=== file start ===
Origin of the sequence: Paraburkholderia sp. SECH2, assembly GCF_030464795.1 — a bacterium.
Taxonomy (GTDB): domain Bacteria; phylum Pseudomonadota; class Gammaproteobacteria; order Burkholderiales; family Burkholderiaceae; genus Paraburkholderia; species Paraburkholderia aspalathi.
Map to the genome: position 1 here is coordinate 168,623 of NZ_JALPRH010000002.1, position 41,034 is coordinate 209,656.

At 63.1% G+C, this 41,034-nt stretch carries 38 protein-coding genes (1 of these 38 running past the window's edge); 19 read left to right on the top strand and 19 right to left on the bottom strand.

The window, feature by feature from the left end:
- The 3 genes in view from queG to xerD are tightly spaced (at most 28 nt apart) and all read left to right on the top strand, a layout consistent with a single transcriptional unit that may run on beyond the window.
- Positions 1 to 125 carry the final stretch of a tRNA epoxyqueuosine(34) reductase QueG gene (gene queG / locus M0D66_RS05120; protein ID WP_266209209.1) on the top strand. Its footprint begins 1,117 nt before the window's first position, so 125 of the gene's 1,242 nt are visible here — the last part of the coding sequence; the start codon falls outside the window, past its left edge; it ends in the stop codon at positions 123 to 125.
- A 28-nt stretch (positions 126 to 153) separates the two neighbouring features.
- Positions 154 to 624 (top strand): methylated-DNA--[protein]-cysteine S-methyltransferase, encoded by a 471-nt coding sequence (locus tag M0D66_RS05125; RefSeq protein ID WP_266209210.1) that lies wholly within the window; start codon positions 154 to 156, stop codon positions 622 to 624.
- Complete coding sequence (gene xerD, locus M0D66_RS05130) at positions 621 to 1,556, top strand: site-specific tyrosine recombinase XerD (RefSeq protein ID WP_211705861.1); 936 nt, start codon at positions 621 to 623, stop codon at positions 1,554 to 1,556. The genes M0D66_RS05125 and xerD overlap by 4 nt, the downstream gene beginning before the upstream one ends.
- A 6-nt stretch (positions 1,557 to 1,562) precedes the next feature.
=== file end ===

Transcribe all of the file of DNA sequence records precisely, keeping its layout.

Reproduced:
Origin of the sequence: Paraburkholderia sp. SECH2, assembly GCF_030464795.1 — a bacterium.
Taxonomy (GTDB): domain Bacteria; phylum Pseudomonadota; class Gammaproteobacteria; order Burkholderiales; family Burkholderiaceae; genus Paraburkholderia; species Paraburkholderia aspalathi.
Map to the genome: position 1 here is coordinate 168,623 of NZ_JALPRH010000002.1, position 41,034 is coordinate 209,656.

At 63.1% G+C, this 41,034-nt stretch carries 38 protein-coding genes (1 of these 38 running past the window's edge); 19 read left to right on the top strand and 19 right to left on the bottom strand.

The window, feature by feature from the left end:
- The 3 genes in view from queG to xerD are tightly spaced (at most 28 nt apart) and all read left to right on the top strand, a layout consistent with a single transcriptional unit that may run on beyond the window.
- Positions 1 to 125 carry the final stretch of a tRNA epoxyqueuosine(34) reductase QueG gene (gene queG / locus M0D66_RS05120; protein ID WP_266209209.1) on the top strand. Its footprint begins 1,117 nt before the window's first position, so 125 of the gene's 1,242 nt are visible here — the last part of the coding sequence; the start codon falls outside the window, past its left edge; it ends in the stop codon at positions 123 to 125.
- A 28-nt stretch (positions 126 to 153) separates the two neighbouring features.
- Positions 154 to 624 (top strand): methylated-DNA--[protein]-cysteine S-methyltransferase, encoded by a 471-nt coding sequence (locus tag M0D66_RS05125; RefSeq protein ID WP_266209210.1) that lies wholly within the window; start codon positions 154 to 156, stop codon positions 622 to 624.
- Complete coding sequence (gene xerD, locus M0D66_RS05130) at positions 621 to 1,556, top strand: site-specific tyrosine recombinase XerD (RefSeq protein ID WP_211705861.1); 936 nt, start codon at positions 621 to 623, stop codon at positions 1,554 to 1,556. The genes M0D66_RS05125 and xerD overlap by 4 nt, the downstream gene beginning before the upstream one ends.
- A 6-nt stretch (positions 1,557 to 1,562) precedes the next feature.